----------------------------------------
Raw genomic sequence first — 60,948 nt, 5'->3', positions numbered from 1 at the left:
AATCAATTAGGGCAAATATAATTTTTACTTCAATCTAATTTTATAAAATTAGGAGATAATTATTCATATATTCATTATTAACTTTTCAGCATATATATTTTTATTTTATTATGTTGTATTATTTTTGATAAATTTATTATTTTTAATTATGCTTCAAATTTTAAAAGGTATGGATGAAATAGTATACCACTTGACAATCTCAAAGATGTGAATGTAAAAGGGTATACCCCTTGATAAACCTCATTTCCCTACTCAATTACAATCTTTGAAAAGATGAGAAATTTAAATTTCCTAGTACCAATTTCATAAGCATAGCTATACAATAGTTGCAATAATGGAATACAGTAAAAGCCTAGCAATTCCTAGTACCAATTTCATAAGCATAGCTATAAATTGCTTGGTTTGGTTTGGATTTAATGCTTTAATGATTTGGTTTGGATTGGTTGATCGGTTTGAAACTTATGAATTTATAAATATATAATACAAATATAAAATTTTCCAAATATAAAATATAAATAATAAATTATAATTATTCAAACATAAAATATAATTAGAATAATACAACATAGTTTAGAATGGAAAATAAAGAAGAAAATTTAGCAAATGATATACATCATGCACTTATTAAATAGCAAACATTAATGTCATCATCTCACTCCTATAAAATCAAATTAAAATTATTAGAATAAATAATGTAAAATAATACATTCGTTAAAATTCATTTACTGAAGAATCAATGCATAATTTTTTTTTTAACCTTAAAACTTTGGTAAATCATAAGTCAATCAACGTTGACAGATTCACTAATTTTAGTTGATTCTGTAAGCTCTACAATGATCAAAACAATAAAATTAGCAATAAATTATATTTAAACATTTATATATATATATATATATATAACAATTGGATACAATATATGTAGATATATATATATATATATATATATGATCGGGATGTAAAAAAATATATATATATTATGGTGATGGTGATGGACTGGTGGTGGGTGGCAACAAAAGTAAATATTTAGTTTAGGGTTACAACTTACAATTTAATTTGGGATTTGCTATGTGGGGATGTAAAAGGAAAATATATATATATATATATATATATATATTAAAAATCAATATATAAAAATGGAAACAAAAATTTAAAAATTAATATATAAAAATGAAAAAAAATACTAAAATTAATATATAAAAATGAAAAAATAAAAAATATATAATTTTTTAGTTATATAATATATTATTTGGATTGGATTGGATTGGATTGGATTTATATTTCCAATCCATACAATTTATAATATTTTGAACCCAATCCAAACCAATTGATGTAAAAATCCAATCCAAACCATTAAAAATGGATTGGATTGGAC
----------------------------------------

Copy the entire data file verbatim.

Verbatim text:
Raw genomic sequence first — 60,948 nt, 5'->3', positions numbered from 1 at the left:
AATCAATTAGGGCAAATATAATTTTTACTTCAATCTAATTTTATAAAATTAGGAGATAATTATTCATATATTCATTATTAACTTTTCAGCATATATATTTTTATTTTATTATGTTGTATTATTTTTGATAAATTTATTATTTTTAATTATGCTTCAAATTTTAAAAGGTATGGATGAAATAGTATACCACTTGACAATCTCAAAGATGTGAATGTAAAAGGGTATACCCCTTGATAAACCTCATTTCCCTACTCAATTACAATCTTTGAAAAGATGAGAAATTTAAATTTCCTAGTACCAATTTCATAAGCATAGCTATACAATAGTTGCAATAATGGAATACAGTAAAAGCCTAGCAATTCCTAGTACCAATTTCATAAGCATAGCTATAAATTGCTTGGTTTGGTTTGGATTTAATGCTTTAATGATTTGGTTTGGATTGGTTGATCGGTTTGAAACTTATGAATTTATAAATATATAATACAAATATAAAATTTTCCAAATATAAAATATAAATAATAAATTATAATTATTCAAACATAAAATATAATTAGAATAATACAACATAGTTTAGAATGGAAAATAAAGAAGAAAATTTAGCAAATGATATACATCATGCACTTATTAAATAGCAAACATTAATGTCATCATCTCACTCCTATAAAATCAAATTAAAATTATTAGAATAAATAATGTAAAATAATACATTCGTTAAAATTCATTTACTGAAGAATCAATGCATAATTTTTTTTTTAACCTTAAAACTTTGGTAAATCATAAGTCAATCAACGTTGACAGATTCACTAATTTTAGTTGATTCTGTAAGCTCTACAATGATCAAAACAATAAAATTAGCAATAAATTATATTTAAACATTTATATATATATATATATATATAACAATTGGATACAATATATGTAGATATATATATATATATATATATATGATCGGGATGTAAAAAAATATATATATATTATGGTGATGGTGATGGACTGGTGGTGGGTGGCAACAAAAGTAAATATTTAGTTTAGGGTTACAACTTACAATTTAATTTGGGATTTGCTATGTGGGGATGTAAAAGGAAAATATATATATATATATATATATATATATTAAAAATCAATATATAAAAATGGAAACAAAAATTTAAAAATTAATATATAAAAATGAAAAAAAATACTAAAATTAATATATAAAAATGAAAAAATAAAAAATATATAATTTTTTAGTTATATAATATATTATTTGGATTGGATTGGATTGGATTGGATTTATATTTCCAATCCATACAATTTATAATATTTTGAACCCAATCCAAACCAATTGATGTAAAAATCCAATCCAAACCATTAAAAATGGATTGGATTGGAC